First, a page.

It has been years since Helen Franklin left England. In Prague, working as a translator, she has found a home of sorts—or, at least, refuge. That changes when her friend Karel discovers a mysterious letter in the library, a strange confession and a curious warning that speaks of Melmoth the Witness, a dark legend found in obscure fairy tales and antique village lore. As such superstition has it, Melmoth travels through the ages, dooming those she persuades to join her to a damnation of timeless, itinerant solitude. To Helen it all seems the stuff of unenlightened fantasy.

Wakenhyrst, Michelle Paver

1906: A large manor house, Wake’s End, sits on the edge of a bleak Fen, just outside the town of Wakenhyrst. It is the home of Edmund Stearn and his family – a historian, scholar and land-owner, he’s an upstanding member of the local community. But all is not well at Wake’s End. Edmund dominates his family tyrannically, in particular daughter Maud. When Maud’s mother dies in childbirth and she’s left alone with her strict, disciplinarian father, Maud’s isolation drives her to her father’s study, where she happens upon his diary.

The stench of the Fen permeates the house, even with the windows closed. And when Edmund lies awake at night, he hears a scratching sound – like claws on the wooden floor…

The Haunting of Hill House, Shirley Jackson

It is the story of four seekers who arrive at a notoriously unfriendly pile called Hill House: Dr. Montague, an occult scholar looking for solid evidence of a “haunting”; Theodora, the lighthearted assistant; Eleanor, a friendless, fragile young woman well acquainted with poltergeists; and Luke, the future heir of Hill House. At first, their stay seems destined to be merely a spooky encounter with inexplicable phenomena. But Hill House is gathering its powers—and soon it will choose one of them to make its own.

Fledgling, Octavia Butler

Fledgling, Octavia Butler’s new novel after a seven year break, is the story of an apparently young, amnesiac girl whose alarmingly inhuman needs and abilities lead her to a startling conclusion: She is in fact a genetically modified, 53-year-old vampire. Forced to discover what she can about her stolen former life, she must at the same time learn who wanted – and still wants – to destroy her and those she cares for and how she can save herself. Fledgling is a captivating novel that tests the limits of “otherness” and questions what it means to be truly human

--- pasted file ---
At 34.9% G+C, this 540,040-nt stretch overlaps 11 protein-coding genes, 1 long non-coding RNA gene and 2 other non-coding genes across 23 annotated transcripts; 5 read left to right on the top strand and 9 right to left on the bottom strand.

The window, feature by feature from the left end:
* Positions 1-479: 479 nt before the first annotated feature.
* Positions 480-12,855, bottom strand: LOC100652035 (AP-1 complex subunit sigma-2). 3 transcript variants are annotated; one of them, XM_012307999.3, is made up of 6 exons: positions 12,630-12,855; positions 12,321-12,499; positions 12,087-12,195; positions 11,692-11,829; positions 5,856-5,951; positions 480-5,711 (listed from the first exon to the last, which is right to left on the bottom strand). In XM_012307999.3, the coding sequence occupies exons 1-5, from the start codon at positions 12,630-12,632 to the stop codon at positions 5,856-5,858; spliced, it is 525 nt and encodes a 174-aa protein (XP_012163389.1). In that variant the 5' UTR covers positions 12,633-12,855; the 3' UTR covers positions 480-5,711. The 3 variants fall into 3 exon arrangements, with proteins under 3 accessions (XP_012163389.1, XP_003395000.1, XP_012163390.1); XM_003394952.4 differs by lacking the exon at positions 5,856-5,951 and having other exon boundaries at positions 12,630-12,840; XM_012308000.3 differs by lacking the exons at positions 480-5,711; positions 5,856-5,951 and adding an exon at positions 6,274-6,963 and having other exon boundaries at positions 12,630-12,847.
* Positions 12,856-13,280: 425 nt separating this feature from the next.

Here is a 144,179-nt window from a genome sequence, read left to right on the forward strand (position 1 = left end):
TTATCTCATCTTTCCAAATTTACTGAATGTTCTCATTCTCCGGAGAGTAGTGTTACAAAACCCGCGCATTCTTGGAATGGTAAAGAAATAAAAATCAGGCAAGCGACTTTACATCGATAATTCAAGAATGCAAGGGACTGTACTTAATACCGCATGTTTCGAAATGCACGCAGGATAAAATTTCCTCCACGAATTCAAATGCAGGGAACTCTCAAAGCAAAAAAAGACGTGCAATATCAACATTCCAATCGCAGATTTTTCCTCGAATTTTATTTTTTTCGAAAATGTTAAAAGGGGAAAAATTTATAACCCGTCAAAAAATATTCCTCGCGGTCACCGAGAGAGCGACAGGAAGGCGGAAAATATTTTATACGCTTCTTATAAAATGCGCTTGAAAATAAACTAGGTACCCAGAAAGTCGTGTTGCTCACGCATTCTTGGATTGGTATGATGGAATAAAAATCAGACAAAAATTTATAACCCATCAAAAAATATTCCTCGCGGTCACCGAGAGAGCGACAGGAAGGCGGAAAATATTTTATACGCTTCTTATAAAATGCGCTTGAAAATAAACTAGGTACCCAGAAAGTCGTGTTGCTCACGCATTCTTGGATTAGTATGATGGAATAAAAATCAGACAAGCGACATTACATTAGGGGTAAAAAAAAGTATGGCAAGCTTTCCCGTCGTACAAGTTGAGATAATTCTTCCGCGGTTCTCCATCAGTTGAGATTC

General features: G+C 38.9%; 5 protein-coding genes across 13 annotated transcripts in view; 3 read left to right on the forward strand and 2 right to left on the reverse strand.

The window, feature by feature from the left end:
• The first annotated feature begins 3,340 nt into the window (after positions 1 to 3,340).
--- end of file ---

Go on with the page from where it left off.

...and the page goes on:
Her Body and Other Parties, Carmen Maria Machado

In Her Body and Other Parties, Carmen Maria Machado blithely demolishes the arbitrary borders between psychological realism and science fiction, comedy and horror, fantasy and fabulism. While her work has earned her comparisons to Karen Russell and Kelly Link, she has a voice that is all her own. In this electric and provocative debut, Machado bends genre to shape startling narratives that map the realities of women’s lives and the violence visited upon their bodies.

A wife refuses her husband’s entreaties to remove the green ribbon from around her neck. A woman recounts her sexual encounters as a plague slowly consumes humanity. A salesclerk in a mall makes a horrifying discovery within the seams of the store’s prom dresses. One woman’s surgery-induced weight loss results in an unwanted houseguest. And in the bravura novella Especially Heinous, Machado reimagines every episode of Law & Order: Special Victims Unit, a show we naively assumed had shown it all, generating a phantasmagoric police procedural full of doppelgangers, ghosts, and girls with bells for eyes.